Borg thinks own Spark voice assistant knows how to behave in the office, but we’ve seen it and … meh
The company’s effort won’t be a general-purpose bot. Instead the company plans to make it a part of its Spark collaboration portfolio and have it do things like place calls, find documents and open meetings.
The assistant was announced in November 2017, but The Reg today beheld a live demo of the tool at Cisco Live in Melbourne. Forgive us the shot-on-a-phone handheld footage, but here’s what Cisco feels is fit for public consumption.
Cisco’s senior veep and general manager of applications Rowan Trollope told the event that “existing voice assistants that have traction – none of them were built for business. They were built for the consumer domain. That is a totally different domain space to the one we are interested in.”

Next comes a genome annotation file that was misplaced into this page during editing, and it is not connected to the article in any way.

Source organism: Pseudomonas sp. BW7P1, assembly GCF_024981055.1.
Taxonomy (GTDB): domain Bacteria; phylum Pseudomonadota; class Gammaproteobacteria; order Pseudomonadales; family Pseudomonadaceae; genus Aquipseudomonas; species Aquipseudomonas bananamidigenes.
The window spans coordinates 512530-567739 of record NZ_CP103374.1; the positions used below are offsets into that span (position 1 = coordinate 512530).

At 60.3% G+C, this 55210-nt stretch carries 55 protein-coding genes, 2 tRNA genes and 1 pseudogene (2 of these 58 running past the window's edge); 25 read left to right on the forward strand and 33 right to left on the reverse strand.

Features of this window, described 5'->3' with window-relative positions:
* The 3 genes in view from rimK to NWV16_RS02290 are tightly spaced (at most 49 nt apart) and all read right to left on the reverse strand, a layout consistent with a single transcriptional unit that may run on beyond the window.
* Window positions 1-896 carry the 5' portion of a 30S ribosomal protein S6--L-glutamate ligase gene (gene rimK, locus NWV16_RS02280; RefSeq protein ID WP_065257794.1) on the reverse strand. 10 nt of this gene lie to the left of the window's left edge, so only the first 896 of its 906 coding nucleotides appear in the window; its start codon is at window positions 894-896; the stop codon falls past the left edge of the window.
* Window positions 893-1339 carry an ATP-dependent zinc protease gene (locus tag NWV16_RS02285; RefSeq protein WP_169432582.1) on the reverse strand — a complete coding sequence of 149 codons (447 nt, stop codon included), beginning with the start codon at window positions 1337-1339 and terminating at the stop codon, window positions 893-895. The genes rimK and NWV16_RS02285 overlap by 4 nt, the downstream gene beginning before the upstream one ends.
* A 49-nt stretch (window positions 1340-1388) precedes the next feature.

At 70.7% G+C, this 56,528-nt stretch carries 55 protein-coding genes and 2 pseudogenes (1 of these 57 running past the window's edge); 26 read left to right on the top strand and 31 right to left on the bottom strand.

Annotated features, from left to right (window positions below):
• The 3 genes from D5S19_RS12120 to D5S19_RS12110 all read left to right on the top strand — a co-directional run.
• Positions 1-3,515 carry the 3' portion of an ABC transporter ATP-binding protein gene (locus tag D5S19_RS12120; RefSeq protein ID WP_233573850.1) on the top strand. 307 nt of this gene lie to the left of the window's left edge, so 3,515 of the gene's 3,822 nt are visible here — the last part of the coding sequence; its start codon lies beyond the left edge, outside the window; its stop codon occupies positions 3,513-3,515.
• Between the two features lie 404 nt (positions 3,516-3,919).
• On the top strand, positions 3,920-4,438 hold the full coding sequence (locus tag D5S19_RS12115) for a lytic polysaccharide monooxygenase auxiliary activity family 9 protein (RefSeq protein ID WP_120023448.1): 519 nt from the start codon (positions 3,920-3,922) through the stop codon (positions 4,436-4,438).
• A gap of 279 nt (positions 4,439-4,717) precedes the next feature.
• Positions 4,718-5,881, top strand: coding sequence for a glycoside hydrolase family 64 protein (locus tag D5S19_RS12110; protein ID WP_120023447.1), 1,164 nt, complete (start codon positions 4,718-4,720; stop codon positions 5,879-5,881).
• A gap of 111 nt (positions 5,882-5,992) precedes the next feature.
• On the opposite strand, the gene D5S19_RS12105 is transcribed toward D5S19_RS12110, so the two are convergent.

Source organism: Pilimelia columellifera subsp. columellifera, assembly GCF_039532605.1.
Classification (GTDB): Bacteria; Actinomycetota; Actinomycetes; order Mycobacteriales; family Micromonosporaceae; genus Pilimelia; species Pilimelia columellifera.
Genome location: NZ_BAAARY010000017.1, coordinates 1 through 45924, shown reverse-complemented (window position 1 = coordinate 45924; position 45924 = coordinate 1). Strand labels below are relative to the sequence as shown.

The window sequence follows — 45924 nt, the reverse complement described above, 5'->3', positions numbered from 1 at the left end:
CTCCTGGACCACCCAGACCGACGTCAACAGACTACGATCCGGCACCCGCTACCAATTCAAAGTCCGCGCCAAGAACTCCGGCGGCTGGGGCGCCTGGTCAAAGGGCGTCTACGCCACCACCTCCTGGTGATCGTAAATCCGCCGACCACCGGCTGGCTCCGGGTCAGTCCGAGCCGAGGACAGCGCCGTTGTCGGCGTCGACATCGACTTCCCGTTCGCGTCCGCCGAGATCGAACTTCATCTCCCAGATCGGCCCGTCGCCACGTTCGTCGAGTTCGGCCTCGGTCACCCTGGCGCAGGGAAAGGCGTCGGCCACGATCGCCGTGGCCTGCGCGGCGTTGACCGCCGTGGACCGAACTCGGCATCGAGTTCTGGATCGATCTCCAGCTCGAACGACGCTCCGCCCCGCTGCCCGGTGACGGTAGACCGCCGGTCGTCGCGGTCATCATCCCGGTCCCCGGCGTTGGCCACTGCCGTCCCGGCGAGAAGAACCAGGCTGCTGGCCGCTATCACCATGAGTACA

“Those are very, very specific use cases and have their own domain and lingo.”
Trollope said feats like those in the video above – such as finding the particular people called “Michael” you are likely to want to call – aren’t the sort of things consumer-focussed AI assistants are likely to achieve.
Cisco therefore thinks it can combine its strong positions in collaboration hardware and software into an AI play.
“We think there is a great opportunity to do that kind of AI in business,” Trollope said.
But he couldn’t or wouldn’t say when Cisco would do it: the demo above was described as a prototype, was presented by one of the team working on it and promised to become part of an update to Cisco’s Spark suite rather than earning a major launch in its own right.
Trollope also mentioned that Cisco’s partnership with Apple could see Spark and Siri strike up a conversation, because he doesn’t feel this is a winner-takes-all market. ®